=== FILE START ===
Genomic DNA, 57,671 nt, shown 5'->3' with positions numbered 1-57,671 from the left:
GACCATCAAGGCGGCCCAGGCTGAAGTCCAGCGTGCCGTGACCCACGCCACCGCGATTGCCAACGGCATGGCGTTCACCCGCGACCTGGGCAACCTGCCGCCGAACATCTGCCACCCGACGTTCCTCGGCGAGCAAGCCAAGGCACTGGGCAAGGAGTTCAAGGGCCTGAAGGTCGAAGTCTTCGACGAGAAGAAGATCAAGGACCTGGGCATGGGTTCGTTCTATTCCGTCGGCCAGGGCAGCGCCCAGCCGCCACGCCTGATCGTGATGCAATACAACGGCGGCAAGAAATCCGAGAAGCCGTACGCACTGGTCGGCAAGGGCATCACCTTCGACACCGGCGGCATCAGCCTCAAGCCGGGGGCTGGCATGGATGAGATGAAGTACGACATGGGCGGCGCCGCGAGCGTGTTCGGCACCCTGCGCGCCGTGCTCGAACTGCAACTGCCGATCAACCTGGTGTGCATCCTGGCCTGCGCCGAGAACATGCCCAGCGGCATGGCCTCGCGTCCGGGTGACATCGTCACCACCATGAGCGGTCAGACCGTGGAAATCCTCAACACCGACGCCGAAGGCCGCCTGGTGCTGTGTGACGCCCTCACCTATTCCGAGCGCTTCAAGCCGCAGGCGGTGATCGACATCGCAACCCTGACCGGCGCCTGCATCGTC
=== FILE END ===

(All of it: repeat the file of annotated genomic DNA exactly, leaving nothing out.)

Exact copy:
Genomic DNA, 57,671 nt, shown 5'->3' with positions numbered 1-57,671 from the left:
GACCATCAAGGCGGCCCAGGCTGAAGTCCAGCGTGCCGTGACCCACGCCACCGCGATTGCCAACGGCATGGCGTTCACCCGCGACCTGGGCAACCTGCCGCCGAACATCTGCCACCCGACGTTCCTCGGCGAGCAAGCCAAGGCACTGGGCAAGGAGTTCAAGGGCCTGAAGGTCGAAGTCTTCGACGAGAAGAAGATCAAGGACCTGGGCATGGGTTCGTTCTATTCCGTCGGCCAGGGCAGCGCCCAGCCGCCACGCCTGATCGTGATGCAATACAACGGCGGCAAGAAATCCGAGAAGCCGTACGCACTGGTCGGCAAGGGCATCACCTTCGACACCGGCGGCATCAGCCTCAAGCCGGGGGCTGGCATGGATGAGATGAAGTACGACATGGGCGGCGCCGCGAGCGTGTTCGGCACCCTGCGCGCCGTGCTCGAACTGCAACTGCCGATCAACCTGGTGTGCATCCTGGCCTGCGCCGAGAACATGCCCAGCGGCATGGCCTCGCGTCCGGGTGACATCGTCACCACCATGAGCGGTCAGACCGTGGAAATCCTCAACACCGACGCCGAAGGCCGCCTGGTGCTGTGTGACGCCCTCACCTATTCCGAGCGCTTCAAGCCGCAGGCGGTGATCGACATCGCAACCCTGACCGGCGCCTGCATCGTC